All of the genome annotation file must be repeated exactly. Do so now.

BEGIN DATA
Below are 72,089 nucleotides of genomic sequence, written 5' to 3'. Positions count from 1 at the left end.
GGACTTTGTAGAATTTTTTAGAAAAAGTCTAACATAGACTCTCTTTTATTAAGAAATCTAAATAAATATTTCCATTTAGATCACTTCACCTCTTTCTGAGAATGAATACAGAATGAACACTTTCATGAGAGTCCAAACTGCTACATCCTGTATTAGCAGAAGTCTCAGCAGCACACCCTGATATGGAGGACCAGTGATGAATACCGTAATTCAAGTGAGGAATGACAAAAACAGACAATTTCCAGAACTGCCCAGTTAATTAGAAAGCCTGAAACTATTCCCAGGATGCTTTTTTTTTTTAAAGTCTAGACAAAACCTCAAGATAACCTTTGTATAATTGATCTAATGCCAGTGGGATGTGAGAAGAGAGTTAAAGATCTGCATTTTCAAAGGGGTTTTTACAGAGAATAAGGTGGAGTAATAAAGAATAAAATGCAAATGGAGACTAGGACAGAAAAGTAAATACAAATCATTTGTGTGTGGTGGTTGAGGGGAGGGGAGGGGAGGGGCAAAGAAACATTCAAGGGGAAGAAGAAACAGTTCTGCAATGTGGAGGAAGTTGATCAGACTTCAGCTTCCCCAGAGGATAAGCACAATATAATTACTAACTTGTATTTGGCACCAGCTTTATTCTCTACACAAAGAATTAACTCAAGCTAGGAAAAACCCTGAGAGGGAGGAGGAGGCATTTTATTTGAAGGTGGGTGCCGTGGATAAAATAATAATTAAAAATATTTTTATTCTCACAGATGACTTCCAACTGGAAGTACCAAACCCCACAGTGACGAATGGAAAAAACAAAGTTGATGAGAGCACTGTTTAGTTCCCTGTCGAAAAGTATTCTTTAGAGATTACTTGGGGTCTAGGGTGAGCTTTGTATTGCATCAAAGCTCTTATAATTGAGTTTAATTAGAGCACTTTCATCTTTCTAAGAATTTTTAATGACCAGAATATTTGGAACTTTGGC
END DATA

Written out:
Below are 72,089 nucleotides of genomic sequence, written 5' to 3'. Positions count from 1 at the left end.
GGACTTTGTAGAATTTTTTAGAAAAAGTCTAACATAGACTCTCTTTTATTAAGAAATCTAAATAAATATTTCCATTTAGATCACTTCACCTCTTTCTGAGAATGAATACAGAATGAACACTTTCATGAGAGTCCAAACTGCTACATCCTGTATTAGCAGAAGTCTCAGCAGCACACCCTGATATGGAGGACCAGTGATGAATACCGTAATTCAAGTGAGGAATGACAAAAACAGACAATTTCCAGAACTGCCCAGTTAATTAGAAAGCCTGAAACTATTCCCAGGATGCTTTTTTTTTTTAAAGTCTAGACAAAACCTCAAGATAACCTTTGTATAATTGATCTAATGCCAGTGGGATGTGAGAAGAGAGTTAAAGATCTGCATTTTCAAAGGGGTTTTTACAGAGAATAAGGTGGAGTAATAAAGAATAAAATGCAAATGGAGACTAGGACAGAAAAGTAAATACAAATCATTTGTGTGTGGTGGTTGAGGGGAGGGGAGGGGAGGGGCAAAGAAACATTCAAGGGGAAGAAGAAACAGTTCTGCAATGTGGAGGAAGTTGATCAGACTTCAGCTTCCCCAGAGGATAAGCACAATATAATTACTAACTTGTATTTGGCACCAGCTTTATTCTCTACACAAAGAATTAACTCAAGCTAGGAAAAACCCTGAGAGGGAGGAGGAGGCATTTTATTTGAAGGTGGGTGCCGTGGATAAAATAATAATTAAAAATATTTTTATTCTCACAGATGACTTCCAACTGGAAGTACCAAACCCCACAGTGACGAATGGAAAAAACAAAGTTGATGAGAGCACTGTTTAGTTCCCTGTCGAAAAGTATTCTTTAGAGATTACTTGGGGTCTAGGGTGAGCTTTGTATTGCATCAAAGCTCTTATAATTGAGTTTAATTAGAGCACTTTCATCTTTCTAAGAATTTTTAATGACCAGAATATTTGGAACTTTGGC